Given the timing involved things could get even more interesting
1187 posts • joined 3 Dec 2012
Resorting to the use of article 50 has already dropped from 'immediately' to 'before September' and now both main tory candidates are saying it won't be before the end of the year. All within a week.
Is anybody else seeing a pattern here?
He wanted all schools to be 'above average'. That ought to tell you everything you need to know about him.
(see Q98 onwards)
We already had an equivalent of DARPA. It was called DERA. It should hardly come as a surprise though that the government of the time thought it best to flog it to the highest bidder (a large chunk of DERA is now QinetiQ).
Re: The IP address is not a great way to decide validity
If I recall correctly I was connected to a VPN server in France when I signed, despite being physically located in the restaurant at my local health club in Bracknell at the time. No doubt my signature would be on this list as a result.
Should that make my signature any less valid?
We're still fully paid up members of the EU until article 50 is invoked. Nothing has changed until that happens, nor does it seem likely now that it will ever happen, at least in the short term. For one thing it looks like the tories need to sort out a new PM first.
We're still full members of the EU until article 50 of the Lisbon treaty is used, so strictly speaking there is nothing currently stopping the new system from going ahead since it hasn't been invoked nor does it seem likely to be invoked in the near future?
In any case the referendum itself was purely advisory and has no laws behind it that compel us to follow the result. IANAL but where the laws are concerned there would appear to be nothing to stop the government from simply ignoring the result entirely. Of course that would probably never happen & would also have other ramifications but that's a different matter: the only impact it has on how we proceed is whatever the government decides it should be.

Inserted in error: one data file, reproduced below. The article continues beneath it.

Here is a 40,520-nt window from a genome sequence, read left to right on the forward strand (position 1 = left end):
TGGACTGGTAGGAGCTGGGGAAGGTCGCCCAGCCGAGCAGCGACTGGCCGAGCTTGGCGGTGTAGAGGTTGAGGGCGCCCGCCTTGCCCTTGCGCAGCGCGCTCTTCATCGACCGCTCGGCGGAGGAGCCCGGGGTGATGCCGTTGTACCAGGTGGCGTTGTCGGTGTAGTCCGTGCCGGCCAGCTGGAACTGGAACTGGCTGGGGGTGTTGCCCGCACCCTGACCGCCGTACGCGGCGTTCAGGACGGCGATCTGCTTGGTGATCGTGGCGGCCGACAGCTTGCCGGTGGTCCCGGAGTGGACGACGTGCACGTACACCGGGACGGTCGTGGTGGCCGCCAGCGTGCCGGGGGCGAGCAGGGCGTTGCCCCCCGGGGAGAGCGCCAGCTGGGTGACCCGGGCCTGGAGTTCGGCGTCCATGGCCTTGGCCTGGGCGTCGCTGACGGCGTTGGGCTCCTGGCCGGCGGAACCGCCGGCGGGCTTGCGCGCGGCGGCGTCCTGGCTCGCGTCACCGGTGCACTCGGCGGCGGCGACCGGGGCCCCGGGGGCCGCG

Re: Does this really belong here?
Probably not, and maybe I shouldn't have been feeding the troll, but there is something morally repugnant about how the RMT have reacted to this, especially when it seems to include unofficial strike action.
(I don't go anywhere near Southern trains either incidentally, at least not in over ten years now).
Re: This is an important announcement
Re: the second link:
- The first lie is an argument over semantics and arguments over who will be called what and the responsibilities they will have, rather than whether they'll be on the train or not.
- The second appears to be over training that would be of little use anyway ('if the driver is incapacitated'? Seriously? Given that they are nowhere near the driver most if not all of the time they wouldn't have a hope in hell in 'avoiding a collision'). I've only heard of one accident in recent years where the train crew made any difference, and it wasn't the guard that stood out - it was the driver.
- The third seems to assume we'll accept the RMT at their word. I see no reason to do this given the previous games they have played.
- The fourth one regarding doors: just why exactly is it about the driver doing this that makes it less safe? Getting disabled people on and off? Then how can they seem to do that on the metro services on the rare occasions I've seen it?
- The fifth one ('GTR are the ones refusing to talk') could easily be rewritten as 'RMT refuse to accept any changes'.
As for that letter: when it comes to people who can't be bothered to pay before they get on then they get what they deserve IMO. Being busy or stuck in a queue is no excuse.
Incidentally, going back to the original point, why should anybody believe RMT rather than Southern Rail when it comes to illness levels?
Incidentally regarding your second link: a couple of cockups doesn't make for a conspiracy.
Other train companies have problems giving out the correct information when things go wrong. Whilst it may be undesirable and a problem that needs to be dealt with it's still SOP for most train companies to go through this phase when there are issues with their service. Expecting things to be any different with Southern is frankly more than just a little bit ridiculous.
Re: This is an important announcement